On Twitter, on Facebook, and most any other social network we get to paint ourselves as the protagonist of an ever-unfolding plot. We become, each of us, bricoleurs, crafting a digital collage of who we want to be and who we think we are. Our friends, colleagues, and family interact, shaping our intersecting narratives with their own twists that either reinforce ideas about ourselves or contradict. With the click of a button, for the most part, we can edit ourselves and each other.
Our digital community provides a place where we share our passions and obsessions, boast our children’s accomplishments, confess our doubts, seek counsel, crack quips, and announce milestones. We fashion splinters of our selves to sometimes put our best foot forward or to fall flat, accidentally or intentionally, on our digital faces. Thankfully and hopefully, most of us have our own online cheering section, people who take the time to read and respond to posts. These support networks become a lifeline.
The idea of Netiquette already seems so outdated in light of these quick-silver micro and macrocosms we leapfrog through. Its no longer just about playing nice but the democratic nature of the internet necessitates cultivating citizenship and meaningful engagement. What does digital citizenship mean and how do we best shape the little corners we share within our multiple communities?
Digital citizenship means you share an investment in your online communities, you care about the well-being of those in your community, and you seek to promote outreach and advocacy for your own community and for others. This engagement works the same as citizenship in your own brick and mortar neighborhood.
Ask yourself are you really listening to your online communities? Are your posts concerned with other digital citizens or are you simply indulging in your own private universe? What you put into your digital engagement is what you get out of it. We can get so hung up on recognition, on stacking those likes and comments on our individual posts that we forget we’re cultivating a shared citizenry.
In The Guardian article Blogging the Fine Art of the Confessional published 13, March 2011, Scott Rosenberg writes:
Too often, today, we meet people online who are frantically promoting themselves and their businesses – all the time pretending that what they are doing is not advertising or marketing but rather “being sociable”. Long before the internet’s advent, the academic world concocted a phrase that describes what’s happening when we do this: we are commodifying our own authenticity. In plainer language, we are selling our souls.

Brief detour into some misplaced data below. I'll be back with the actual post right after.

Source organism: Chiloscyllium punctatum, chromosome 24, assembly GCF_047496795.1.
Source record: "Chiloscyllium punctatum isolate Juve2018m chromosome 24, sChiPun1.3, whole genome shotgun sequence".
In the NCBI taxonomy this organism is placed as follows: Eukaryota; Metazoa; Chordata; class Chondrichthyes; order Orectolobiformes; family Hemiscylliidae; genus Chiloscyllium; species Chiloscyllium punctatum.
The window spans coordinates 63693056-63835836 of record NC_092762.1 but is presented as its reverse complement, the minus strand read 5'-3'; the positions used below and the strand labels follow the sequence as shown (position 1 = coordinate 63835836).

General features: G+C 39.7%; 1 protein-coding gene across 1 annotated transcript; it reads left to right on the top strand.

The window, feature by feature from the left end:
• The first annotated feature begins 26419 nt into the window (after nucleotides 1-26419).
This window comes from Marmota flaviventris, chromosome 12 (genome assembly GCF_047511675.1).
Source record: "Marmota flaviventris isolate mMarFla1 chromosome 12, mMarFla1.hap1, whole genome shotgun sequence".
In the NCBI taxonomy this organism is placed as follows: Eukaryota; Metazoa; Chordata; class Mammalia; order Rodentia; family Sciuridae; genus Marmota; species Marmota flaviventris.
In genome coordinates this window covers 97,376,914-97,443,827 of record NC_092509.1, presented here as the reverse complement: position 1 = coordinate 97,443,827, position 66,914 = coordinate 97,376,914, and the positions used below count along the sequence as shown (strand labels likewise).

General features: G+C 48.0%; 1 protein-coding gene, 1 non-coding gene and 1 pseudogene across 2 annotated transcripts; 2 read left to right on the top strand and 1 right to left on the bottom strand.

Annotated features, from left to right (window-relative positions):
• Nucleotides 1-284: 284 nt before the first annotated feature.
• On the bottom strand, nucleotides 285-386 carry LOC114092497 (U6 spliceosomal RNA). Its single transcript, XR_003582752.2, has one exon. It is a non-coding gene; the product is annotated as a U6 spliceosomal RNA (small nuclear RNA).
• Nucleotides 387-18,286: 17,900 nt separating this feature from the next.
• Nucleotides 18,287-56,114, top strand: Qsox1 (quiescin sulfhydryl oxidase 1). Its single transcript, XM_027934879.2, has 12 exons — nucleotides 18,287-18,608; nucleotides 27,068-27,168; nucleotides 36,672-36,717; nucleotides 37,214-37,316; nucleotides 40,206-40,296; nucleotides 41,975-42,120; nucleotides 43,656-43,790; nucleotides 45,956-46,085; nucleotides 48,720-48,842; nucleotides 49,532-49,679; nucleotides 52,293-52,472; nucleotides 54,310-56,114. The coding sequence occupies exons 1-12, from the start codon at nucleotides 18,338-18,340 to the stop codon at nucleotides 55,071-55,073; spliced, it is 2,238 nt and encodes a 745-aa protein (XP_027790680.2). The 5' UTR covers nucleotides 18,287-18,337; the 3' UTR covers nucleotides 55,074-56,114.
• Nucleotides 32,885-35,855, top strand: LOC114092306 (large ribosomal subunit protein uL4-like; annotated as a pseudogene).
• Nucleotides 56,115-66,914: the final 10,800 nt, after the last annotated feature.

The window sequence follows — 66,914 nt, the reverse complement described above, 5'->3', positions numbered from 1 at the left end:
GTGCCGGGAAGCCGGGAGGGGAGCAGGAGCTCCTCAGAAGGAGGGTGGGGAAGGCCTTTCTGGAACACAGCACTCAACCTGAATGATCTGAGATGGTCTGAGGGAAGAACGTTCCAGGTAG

Commodifying our authenticity means solely indulging in self-promotion. True reciprocal engagement requires not only posting authentic parts of ourselves but also listening authentically. Pay attention to who pays attention and respond in kind–more on this later. Yet, at the same, we need to understand that attention doesn’t necessarily include or even preclude respect or true admiration. When we log on and before we click “post” we need to consider what exactly we’re seeking. Are we just trying to gain favor or build community? Are we one upping our old high school rivals? Of course, there’s ways to respectfully and professionally throw your weight without simply grubbing for attention. The stealth advantage of online social networks is that you have time to compose your communique. Interactions don’t need to be off the cuff. Language counts, and we get a chance to measure our words carefully.
Who we are online is not who we are in life. We pretend its autobiography, but the interactive nature of social media contorts our self-narratives into biography, and any literaste knows that what we digitally post, at the end of the day, is an artful form who likes to dress up as non-fiction but really stands as fiction. Think of Pessoa’s heteronyms, his inventions of the self. Facebook, Twitter, Goodreads, may embody an essence of self but the digital nature can dilute the original aura that Walter Benjamin talks about. We walk a fine line of trying to remain authentic, and the only way to truly retain authenticity is to recognize the participative power we all share in our digital citizenship. Online is the public’s public.
How do you measure your words before you post? How do you engage with your online communities? What concerns do you have about blogs, Facebook and other social media? Check back with the salon for Part II of this conversation.